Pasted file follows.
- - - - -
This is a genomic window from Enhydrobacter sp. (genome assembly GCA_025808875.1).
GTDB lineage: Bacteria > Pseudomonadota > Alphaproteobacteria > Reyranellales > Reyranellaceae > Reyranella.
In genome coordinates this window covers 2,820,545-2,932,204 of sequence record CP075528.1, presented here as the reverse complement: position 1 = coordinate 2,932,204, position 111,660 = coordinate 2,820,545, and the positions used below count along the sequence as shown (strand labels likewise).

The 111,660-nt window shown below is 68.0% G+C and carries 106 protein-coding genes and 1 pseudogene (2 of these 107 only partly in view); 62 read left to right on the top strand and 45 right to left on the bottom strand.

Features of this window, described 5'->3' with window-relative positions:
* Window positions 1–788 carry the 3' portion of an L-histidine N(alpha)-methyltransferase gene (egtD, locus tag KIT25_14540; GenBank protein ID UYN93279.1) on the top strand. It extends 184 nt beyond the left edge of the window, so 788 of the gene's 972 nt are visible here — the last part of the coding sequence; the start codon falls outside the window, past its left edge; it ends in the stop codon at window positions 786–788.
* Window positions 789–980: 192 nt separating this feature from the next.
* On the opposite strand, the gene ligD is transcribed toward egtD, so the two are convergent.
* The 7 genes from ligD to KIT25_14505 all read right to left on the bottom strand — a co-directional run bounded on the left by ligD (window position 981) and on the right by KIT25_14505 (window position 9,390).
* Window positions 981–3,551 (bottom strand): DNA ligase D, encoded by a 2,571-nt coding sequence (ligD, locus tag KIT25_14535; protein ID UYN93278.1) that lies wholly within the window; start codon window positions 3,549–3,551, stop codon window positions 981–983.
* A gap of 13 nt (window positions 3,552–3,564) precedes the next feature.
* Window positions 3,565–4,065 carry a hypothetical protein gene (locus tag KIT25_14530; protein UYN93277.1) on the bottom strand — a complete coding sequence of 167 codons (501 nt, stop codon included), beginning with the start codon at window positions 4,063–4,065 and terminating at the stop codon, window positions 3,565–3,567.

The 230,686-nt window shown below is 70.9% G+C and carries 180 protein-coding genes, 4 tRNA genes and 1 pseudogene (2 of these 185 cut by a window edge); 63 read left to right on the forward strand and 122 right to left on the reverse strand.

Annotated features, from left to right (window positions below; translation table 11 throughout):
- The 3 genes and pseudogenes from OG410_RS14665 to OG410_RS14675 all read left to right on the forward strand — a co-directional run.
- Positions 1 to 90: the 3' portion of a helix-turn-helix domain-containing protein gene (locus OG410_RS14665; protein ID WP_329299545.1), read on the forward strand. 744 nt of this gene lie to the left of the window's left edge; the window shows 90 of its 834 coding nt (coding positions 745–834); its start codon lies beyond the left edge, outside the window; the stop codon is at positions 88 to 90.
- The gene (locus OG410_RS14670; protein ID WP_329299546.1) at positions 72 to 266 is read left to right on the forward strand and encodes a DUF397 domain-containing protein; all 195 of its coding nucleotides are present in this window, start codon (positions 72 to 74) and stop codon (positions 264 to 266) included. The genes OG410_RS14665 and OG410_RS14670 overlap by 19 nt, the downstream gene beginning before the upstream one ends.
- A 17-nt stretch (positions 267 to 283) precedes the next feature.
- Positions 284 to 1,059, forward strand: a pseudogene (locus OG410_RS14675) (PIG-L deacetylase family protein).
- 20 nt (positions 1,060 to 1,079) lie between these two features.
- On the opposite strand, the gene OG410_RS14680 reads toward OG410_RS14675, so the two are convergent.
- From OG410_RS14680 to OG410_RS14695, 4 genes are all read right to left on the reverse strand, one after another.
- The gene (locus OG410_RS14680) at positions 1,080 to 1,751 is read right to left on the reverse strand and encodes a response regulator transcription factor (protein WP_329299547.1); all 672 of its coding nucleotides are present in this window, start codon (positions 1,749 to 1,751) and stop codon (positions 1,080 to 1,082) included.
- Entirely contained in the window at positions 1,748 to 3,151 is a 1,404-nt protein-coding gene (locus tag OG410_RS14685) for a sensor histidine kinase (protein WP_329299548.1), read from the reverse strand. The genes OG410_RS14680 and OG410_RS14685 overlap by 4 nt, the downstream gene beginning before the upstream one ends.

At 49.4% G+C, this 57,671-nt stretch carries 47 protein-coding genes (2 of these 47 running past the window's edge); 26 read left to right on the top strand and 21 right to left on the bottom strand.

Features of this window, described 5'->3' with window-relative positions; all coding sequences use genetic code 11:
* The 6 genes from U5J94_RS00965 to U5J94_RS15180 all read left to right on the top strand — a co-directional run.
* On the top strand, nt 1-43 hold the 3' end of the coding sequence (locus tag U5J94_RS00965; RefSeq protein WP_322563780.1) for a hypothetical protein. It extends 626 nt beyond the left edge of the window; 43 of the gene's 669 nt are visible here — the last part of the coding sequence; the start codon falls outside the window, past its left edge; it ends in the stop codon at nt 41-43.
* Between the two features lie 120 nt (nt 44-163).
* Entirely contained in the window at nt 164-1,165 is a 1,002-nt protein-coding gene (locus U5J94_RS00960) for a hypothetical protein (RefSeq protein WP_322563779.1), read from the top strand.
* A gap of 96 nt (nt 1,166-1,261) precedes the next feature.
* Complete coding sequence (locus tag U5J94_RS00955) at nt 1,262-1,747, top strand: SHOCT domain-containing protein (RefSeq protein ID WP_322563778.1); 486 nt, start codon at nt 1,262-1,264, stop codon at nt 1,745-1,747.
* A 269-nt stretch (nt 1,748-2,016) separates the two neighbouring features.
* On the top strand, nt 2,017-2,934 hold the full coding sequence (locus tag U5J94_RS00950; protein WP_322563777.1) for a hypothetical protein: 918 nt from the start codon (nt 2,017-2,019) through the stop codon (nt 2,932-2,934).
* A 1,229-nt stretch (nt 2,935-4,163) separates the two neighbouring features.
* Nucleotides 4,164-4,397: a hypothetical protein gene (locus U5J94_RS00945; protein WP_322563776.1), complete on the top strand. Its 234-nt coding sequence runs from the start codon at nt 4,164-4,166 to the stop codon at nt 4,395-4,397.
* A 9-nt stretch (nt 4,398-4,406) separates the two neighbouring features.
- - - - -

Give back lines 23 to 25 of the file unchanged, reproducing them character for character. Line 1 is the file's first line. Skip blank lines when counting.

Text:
- The gene (locus OG410_RS14680) at positions 1,080 to 1,751 is read right to left on the reverse strand and encodes a response regulator transcription factor (protein WP_329299547.1); all 672 of its coding nucleotides are present in this window, start codon (positions 1,749 to 1,751) and stop codon (positions 1,080 to 1,082) included.
- Entirely contained in the window at positions 1,748 to 3,151 is a 1,404-nt protein-coding gene (locus tag OG410_RS14685) for a sensor histidine kinase (protein WP_329299548.1), read from the reverse strand. The genes OG410_RS14680 and OG410_RS14685 overlap by 4 nt, the downstream gene beginning before the upstream one ends.

At 49.4% G+C, this 57,671-nt stretch carries 47 protein-coding genes (2 of these 47 running past the window's edge); 26 read left to right on the top strand and 21 right to left on the bottom strand.